There’s not much that would convince retired police sergeant Ryan DeMarco to take on another private investigation case, but he can’t refuse a nine-year-old Michigan girl begging for help finding her biological father. The road trip to the Upper Peninsula promises DeMarco and his partner, Jayme, a chance to heal from their last case, which ended in a traumatic brush with death for DeMarco. But things aren’t as they first appear in the woods of Michigan, and the seemingly simple paternity investigation soon morphs into something deadly.
The deeper DeMarco, Jayme, and the rest of their team dig, the more ugly truths they reveal, all while doing their best to keep one member of their team, from falling prey to her own kind of darkness. This investigation just might be the most emotionally troubling one DeMarco and Jayme have yet encountered, for there are plenty of people who will do whatever it takes to shut them down before the truth comes to light.”


A Beginner's Guide to Japan China in Ten Words


Received for review, from Gallic Books:

  The Sleeping Car Murders  Rider on the Rain  

Trap For Cinderella


your choice between 6 books!

request today, review when it’s comfortable for you
The House of Shudders 2Historical novel – WWII



Six degrees of separation: from the screw to the deerstalker


Six degrees of separation:
from the screw to the deerstalker

Yeah, feels good to be back!
I finally found time to join this meme – last time was in March.

Using my own rules for this fun meme hosted by Kate at Booksaremyfavouriteandbest (see there the origin of the meme and how it works – posted the first Saturday of every month), I started with a famous classic and ended up with the detective with the deerstalker!

Will you dare follow me to track them?

Here are my own quirky rules:

1. Use your list of books on Goodreads
2. Take the first word of the title offered and find another title with that word in it
3. Then use the first word of THAT title to find your text title
4. Or the second if the title starts with the same word, or you are stuck

  The Turn of the Screw No Turning Back

  No Woods So Dark As These A Walk in the Woods

  The Most Beautiful Walk Conan Doyle for the Defense

1. The Turn of the Screw
A classic om my Classics Club TBR, I hope to read it soon!

2. No Turning Back
I did cheat a bit, from turn to turning

VERDICT: With a nice flow in the writing and rich diversity of genre and content, Dan Burns offers a captivating collection of short stories. A great invitation to lean forward and jump.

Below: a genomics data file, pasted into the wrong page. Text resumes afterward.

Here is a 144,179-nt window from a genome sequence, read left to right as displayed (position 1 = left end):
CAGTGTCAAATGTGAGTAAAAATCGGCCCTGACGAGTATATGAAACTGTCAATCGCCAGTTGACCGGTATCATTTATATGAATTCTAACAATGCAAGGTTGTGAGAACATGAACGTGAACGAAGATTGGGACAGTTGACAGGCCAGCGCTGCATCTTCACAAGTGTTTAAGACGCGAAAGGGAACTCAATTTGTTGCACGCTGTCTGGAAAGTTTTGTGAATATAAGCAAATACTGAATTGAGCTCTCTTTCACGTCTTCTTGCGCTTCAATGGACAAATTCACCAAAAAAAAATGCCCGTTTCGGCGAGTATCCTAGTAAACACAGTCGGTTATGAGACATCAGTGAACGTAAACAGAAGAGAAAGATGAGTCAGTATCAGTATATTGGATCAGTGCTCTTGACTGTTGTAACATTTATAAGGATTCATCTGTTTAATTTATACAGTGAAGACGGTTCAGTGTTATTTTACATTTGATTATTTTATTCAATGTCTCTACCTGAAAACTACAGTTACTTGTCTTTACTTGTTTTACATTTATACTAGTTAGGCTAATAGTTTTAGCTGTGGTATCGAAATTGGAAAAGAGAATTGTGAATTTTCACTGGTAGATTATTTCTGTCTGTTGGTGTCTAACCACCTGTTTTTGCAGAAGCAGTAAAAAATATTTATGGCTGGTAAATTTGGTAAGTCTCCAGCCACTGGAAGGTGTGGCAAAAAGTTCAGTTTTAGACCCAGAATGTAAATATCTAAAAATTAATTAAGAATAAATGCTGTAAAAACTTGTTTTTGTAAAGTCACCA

3. No Woods So Dark As These
VERDICT: Not your usual page-turner: Randall Silvis is great at mixing crime and metaphysics.

4. A Walk in the Woods: Rediscovering America on the Appalachian Trail
From my review (that was 10 years ago, and I was not writing a “verdict” back then!):
Bryson writes very well, he’s so funny and witty, while giving you great information at the same time, such as ecological, historical, and geological facts in this book.
NB: I did end up walking a bit on the Appalachian Trail!

5. The Most Beautiful Walk in the World: A Pedestrian in Paris
From my review:
I really enjoyed very much his book, full not only of fun and personal anecdotes, but also rich in plenty of cultural, historical,  and literary references.
It really gives you the desire to pack and go, and follow him with his book as a guide, through the fun tours, well organized.
It reminded me that, as he says, the best walk is the one you make up yourself.

6. Conan Doyle for the Defense: The True Story of a Sensational British Murder, a Quest for Justice, and the World’s Most Famous Detective Writer
VERDICT: A must read for all Sherlock Holmes’ fan. A well researched piece of literary critique.


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Book review: No Woods So Dark as These

No Woods So Dark As These

No Woods So Dark as These,
by Randall Silvis
Poisoned Pen Press
448 pages



As I reread the review I wrote for book three in this series, I was struck by the commonalities it shared with book four. No Woods So Dark as These has indeed all the signs and qualities of another masterpiece by Randall Silvis. And yet no two of his books are alike.

VERDICT: Not your usual page-turner: Randall Silvis is great at mixing crime and metaphysics.

Please go to Criminal Element to read my full review.

But there’s an extra quotation I’d like to share:

It was after ten when DeMarco finally stepped out into the yard and saw that the sky was high and clear and cobalt blue, with only two slender streaks of white cirrus clouds above, as if a painter had used the blue canvas to clean his brush. (chapter 15)

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What’s the latest thriller you really enjoyed?